Tuesday, August 19, 2003

United Nations Headquarters in Baghdad Bombed; Patroling the Streets that Night, Going to the wounded U.N.

19 Aug 03 (Now 0120 20 AUG 03)

It’s late, and I’ve just returned from the U.N. HQs Baghdad. I’m also lying in bed, listening to the BBC on my headphones. The U.N. HQs was bombed today, in a terrible, insane act. I don’t know where to begin. Today I have almost completed your birthday presents (I’ve spent all week drawing art for your cards) and today I decided that I would start a letter again, finally. Right when I was about to start, one of our tower guards reported a large explosion. Then the report came in from Major Stanton that an explosion had gone off, around the UN building. I couldn’t believe it. As events unfolded, I was working the radios and coordinating efforts along with LTC Jagger, CPT Smalls, and SSG Lawson. It was a non-stop activity trying to establish security and provide aid. The details are plenty, so I will stick with impressions.
When the attack occurred, just 3 miles away, I was in shock. It made no sense that the organization that would help Iraq should be attacked. I wanted to go to the scene, but I had to do the coordination at our headquarters because the pace was too fast for anyone else to handle. I was able to go on the 2000 departure with LTC Jagger and our XO Major Day and our scouts. Usually we all stay at the HQs, as a rule. Major Stanton conducted the ground coordination, along with CPT Powers.
Before I go any further I had a rare nightmare two nights ago. Something was wrong with my stomach and I had to go to the hospital here in Baghdad, across the Tigris River. Knight 3 said SPC Manson should drive me, and I knew this was ridiculous, because he’s a dangerous driver, and it was pouring rain outside, at night. I was missing you terribly! Then I couldn’t understand why they would pick him to drive me there. So he ended up driving a M577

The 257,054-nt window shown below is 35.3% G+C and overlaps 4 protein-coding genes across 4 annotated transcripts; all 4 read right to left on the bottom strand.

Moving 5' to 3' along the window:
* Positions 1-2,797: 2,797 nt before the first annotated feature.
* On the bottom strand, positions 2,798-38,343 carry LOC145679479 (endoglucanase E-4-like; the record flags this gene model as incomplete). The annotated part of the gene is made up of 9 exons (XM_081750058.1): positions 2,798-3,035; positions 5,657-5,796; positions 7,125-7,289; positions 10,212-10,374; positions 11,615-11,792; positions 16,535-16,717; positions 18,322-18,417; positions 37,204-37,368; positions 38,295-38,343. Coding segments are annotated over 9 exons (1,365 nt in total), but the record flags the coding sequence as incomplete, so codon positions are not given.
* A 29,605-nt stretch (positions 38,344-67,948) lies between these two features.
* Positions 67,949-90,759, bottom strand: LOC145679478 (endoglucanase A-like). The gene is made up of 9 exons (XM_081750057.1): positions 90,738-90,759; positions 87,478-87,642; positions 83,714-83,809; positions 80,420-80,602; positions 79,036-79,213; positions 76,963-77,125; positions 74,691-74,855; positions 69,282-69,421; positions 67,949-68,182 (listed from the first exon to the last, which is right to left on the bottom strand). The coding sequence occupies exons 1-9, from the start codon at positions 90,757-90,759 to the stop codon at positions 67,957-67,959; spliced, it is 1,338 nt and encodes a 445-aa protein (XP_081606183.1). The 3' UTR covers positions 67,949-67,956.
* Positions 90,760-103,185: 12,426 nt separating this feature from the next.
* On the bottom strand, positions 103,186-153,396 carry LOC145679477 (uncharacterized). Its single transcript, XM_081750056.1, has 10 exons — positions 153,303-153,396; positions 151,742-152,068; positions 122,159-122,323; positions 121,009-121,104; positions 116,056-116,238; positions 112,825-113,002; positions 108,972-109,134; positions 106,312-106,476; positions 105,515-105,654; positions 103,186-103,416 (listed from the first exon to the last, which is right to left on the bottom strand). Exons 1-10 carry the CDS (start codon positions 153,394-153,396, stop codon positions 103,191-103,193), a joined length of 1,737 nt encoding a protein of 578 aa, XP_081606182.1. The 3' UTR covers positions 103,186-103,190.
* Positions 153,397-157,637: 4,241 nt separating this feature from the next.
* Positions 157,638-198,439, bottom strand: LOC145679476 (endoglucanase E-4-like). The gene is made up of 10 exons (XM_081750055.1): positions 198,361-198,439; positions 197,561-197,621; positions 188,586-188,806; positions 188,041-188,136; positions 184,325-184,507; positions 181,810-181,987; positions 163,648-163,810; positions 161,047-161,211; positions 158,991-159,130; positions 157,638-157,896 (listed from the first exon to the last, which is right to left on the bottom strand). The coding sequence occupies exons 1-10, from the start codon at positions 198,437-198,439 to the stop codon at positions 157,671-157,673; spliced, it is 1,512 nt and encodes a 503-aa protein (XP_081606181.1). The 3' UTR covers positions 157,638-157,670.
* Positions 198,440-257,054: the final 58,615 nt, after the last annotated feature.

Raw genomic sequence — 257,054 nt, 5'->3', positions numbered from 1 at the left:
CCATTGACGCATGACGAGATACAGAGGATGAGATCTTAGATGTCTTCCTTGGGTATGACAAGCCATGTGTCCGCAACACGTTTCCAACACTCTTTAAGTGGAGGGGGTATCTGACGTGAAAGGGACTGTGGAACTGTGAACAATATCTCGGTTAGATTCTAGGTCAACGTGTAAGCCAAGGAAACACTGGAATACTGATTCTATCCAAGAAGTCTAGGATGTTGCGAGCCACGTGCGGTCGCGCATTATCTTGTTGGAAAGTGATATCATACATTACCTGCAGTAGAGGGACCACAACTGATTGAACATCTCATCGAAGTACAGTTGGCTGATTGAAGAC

[1] vehicle and we began sliding. We got to the Tigris River bridge by the palace, and Manson hit the guard rail of the bridge and drove us off the bridge, and we plummeted into the river. I grew so angry, at the Army, at the decision to let him drive, that his stupidity would kill me, and that I would die and leave you! All of a sudden, I yelled as loud as I could and woke up. But, I had actually screamed aloud in reality, waking up some guys in the room. I was embarrassed. I have never done that ever in my life. I woke up and my heart was racing. I explained to the guys in the room my dream, they laughed for the next few days. It was a major event for me though. I miss you so much Nora, you should know how much!
Well, tonight was eerie. The streets were glistening in the night from the oil slicks or something, producing the same visual effect as the rain on the streets in my dream. It was dark, strange tonight, exactly as in my dream. I began to wonder if that was a bad thing, a bad omen. But I set my superstitions aside, again as in the initial drive to Baghdad, put my faith in God. The CO, the XO, scouts and I got suited up and rolled out. As we exited the camp, we passed the field surgery hospital, where the mortuary is. There are usually caskets crudely made of pressboard sitting about the shack outside the hospital. We drove by, and I’ll never forget, through the glow of outdoor overhead lights and flashlights of medics working on row upon row of casualties laying on cots, and medics working hurriedly, holding up IV bags, as we drifted past. Near the gate were U.N. trucks and civilian and Army trucks parked. It was so surreal, I had just been working on the bombing response, saw it on TV as I was talking to the very units on the TV, and now saw the casualties, some of them. I could tell Knight 6 did not want to go to the explosion site. We first went to Assyrian Democratic Movement complex, then to another neighborhood in sector 23. We dismounted (out of our trucks) and went on foot through the neighborhood. We were shining our lights all around looking for any gunmen, but remained friendly. I pulled rear security on our foot patrol. So many families came out to say hello, little boys and girls came out and followed us. They seemed so appreciative that we were there. Every person said hello, was friendly. We went back to our trucks, then drove around. Everyone, young and old, were out to wave hello. Some of the people looked so westernized, even looked American! Even the elderly folks. The homes too were very nice, above or at U.S. standards. They were quite respectable.